This illustration of a cello by Edmund Aireton was published in The Strad, January 1978. The following text is extracted from the article accompanying the photographs:

Edmund Aireton was born in 1727 and died in 1807. He worked for Peter Walmsley who had his workshop at 'Ye Golden Harp', Piccadilly, London and thereafter continued on his own nearby in Piccadilly. His father, also named Edmund Aireton, had worked for Peter Walmsley, and was a noted organist, and is reputed to have stood in on occasions for Handel at Westminster Abbey.

Aireton's instruments are largely constructed on the Amati pattern and some on the Stainer model. Ironically, some of his inferior instruments were constructed on the Stradivari model, many of which he made for various music shops.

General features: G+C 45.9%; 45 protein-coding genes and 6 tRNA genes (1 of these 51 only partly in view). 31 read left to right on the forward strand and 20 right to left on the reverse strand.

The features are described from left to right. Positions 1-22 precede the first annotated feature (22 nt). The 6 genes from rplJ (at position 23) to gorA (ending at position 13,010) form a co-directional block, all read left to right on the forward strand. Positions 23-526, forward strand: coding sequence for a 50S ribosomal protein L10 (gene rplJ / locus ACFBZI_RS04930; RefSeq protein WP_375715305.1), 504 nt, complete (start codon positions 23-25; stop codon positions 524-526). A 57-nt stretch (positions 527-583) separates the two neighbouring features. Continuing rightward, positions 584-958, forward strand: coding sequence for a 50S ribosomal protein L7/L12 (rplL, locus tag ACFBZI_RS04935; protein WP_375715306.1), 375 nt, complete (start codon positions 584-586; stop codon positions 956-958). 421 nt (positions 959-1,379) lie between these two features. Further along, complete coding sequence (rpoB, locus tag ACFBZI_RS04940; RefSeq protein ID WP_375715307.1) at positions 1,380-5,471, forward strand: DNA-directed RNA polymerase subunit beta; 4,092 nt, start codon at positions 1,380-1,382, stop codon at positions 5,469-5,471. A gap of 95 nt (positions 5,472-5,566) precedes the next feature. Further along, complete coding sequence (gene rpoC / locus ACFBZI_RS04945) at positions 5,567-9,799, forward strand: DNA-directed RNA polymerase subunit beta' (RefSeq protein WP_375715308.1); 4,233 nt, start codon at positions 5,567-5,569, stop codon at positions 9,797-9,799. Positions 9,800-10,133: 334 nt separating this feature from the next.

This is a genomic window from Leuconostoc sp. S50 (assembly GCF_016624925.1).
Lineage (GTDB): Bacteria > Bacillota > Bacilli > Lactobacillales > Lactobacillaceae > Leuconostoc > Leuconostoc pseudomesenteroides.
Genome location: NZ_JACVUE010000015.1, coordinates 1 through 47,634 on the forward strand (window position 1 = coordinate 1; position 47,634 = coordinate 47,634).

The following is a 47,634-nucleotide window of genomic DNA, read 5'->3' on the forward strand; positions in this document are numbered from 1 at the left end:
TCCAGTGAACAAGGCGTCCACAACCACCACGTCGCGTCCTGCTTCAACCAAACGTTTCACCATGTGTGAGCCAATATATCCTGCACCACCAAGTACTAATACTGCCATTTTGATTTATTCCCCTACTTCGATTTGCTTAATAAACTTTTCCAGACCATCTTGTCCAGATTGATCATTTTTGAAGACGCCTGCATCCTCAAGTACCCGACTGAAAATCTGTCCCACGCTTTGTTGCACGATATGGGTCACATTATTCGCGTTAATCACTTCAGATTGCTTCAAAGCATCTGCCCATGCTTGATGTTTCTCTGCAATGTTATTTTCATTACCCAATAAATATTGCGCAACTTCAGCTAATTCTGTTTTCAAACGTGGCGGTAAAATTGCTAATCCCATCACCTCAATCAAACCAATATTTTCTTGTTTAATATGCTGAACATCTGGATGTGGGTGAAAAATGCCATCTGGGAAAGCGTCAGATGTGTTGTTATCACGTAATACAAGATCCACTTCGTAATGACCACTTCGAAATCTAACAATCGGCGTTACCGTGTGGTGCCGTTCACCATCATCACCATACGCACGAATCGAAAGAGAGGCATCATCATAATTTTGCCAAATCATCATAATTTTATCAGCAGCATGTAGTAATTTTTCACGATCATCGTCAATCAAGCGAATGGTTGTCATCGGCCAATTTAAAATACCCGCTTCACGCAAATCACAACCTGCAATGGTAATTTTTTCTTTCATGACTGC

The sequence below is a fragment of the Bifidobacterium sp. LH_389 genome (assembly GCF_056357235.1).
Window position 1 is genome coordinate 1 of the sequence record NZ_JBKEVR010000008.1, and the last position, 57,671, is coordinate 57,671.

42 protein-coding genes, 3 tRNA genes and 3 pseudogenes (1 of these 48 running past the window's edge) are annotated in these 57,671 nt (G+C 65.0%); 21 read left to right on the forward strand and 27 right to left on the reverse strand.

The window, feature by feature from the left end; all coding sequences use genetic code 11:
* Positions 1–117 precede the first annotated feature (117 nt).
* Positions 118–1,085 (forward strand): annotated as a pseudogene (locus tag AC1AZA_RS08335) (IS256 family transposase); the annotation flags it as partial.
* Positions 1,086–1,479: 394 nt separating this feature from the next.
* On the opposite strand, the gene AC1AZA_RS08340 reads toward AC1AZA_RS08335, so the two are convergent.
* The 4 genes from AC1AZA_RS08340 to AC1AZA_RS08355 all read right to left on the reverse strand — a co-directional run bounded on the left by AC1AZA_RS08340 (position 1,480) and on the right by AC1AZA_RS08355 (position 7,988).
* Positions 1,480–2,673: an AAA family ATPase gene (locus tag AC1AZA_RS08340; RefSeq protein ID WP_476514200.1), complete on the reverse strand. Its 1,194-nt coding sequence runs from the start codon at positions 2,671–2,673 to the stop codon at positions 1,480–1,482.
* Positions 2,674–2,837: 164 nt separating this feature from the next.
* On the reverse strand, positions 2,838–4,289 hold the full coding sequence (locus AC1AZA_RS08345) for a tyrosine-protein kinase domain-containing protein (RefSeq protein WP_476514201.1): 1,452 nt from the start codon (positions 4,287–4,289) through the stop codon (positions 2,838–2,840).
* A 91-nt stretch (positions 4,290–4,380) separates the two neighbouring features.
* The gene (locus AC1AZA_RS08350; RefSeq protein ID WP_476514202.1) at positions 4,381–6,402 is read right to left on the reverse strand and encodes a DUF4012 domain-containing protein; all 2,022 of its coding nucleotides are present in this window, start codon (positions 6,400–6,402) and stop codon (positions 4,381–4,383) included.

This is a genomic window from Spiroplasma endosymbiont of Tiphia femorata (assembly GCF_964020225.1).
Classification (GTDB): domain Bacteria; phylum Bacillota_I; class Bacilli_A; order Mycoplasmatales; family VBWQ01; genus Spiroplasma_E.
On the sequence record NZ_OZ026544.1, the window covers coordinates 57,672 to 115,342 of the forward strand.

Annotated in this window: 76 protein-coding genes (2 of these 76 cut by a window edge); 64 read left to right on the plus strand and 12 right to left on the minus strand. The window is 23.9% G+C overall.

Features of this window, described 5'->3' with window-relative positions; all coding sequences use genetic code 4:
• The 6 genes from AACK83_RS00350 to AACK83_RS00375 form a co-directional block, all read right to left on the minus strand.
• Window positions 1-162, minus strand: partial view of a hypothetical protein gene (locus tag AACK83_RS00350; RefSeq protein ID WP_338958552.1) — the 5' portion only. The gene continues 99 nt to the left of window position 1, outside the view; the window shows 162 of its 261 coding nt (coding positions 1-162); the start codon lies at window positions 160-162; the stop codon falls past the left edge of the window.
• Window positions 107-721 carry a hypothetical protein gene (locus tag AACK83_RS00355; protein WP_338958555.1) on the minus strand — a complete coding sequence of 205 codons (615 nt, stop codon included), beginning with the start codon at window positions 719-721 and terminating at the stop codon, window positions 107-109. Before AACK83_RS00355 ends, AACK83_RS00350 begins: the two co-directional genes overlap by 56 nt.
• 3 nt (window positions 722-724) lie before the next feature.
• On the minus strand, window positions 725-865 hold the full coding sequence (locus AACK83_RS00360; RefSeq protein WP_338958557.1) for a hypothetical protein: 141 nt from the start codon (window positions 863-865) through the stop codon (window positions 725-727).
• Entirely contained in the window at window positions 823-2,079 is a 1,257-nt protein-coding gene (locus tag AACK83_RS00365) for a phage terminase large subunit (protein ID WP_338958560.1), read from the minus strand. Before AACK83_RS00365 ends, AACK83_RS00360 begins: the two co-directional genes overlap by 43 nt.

The violincello now illustrated, circa 1790, is of the Amati pattern and measures 29 1/16 inches in length of body; 13 inches top bouts; 17 inches bottom bouts. The table of pine, is, of somewhat irregular broad grain, narrowing slightly towards the flanks. Back of maple in two pieces of narrow figure and the small wing at the bottom left side is original.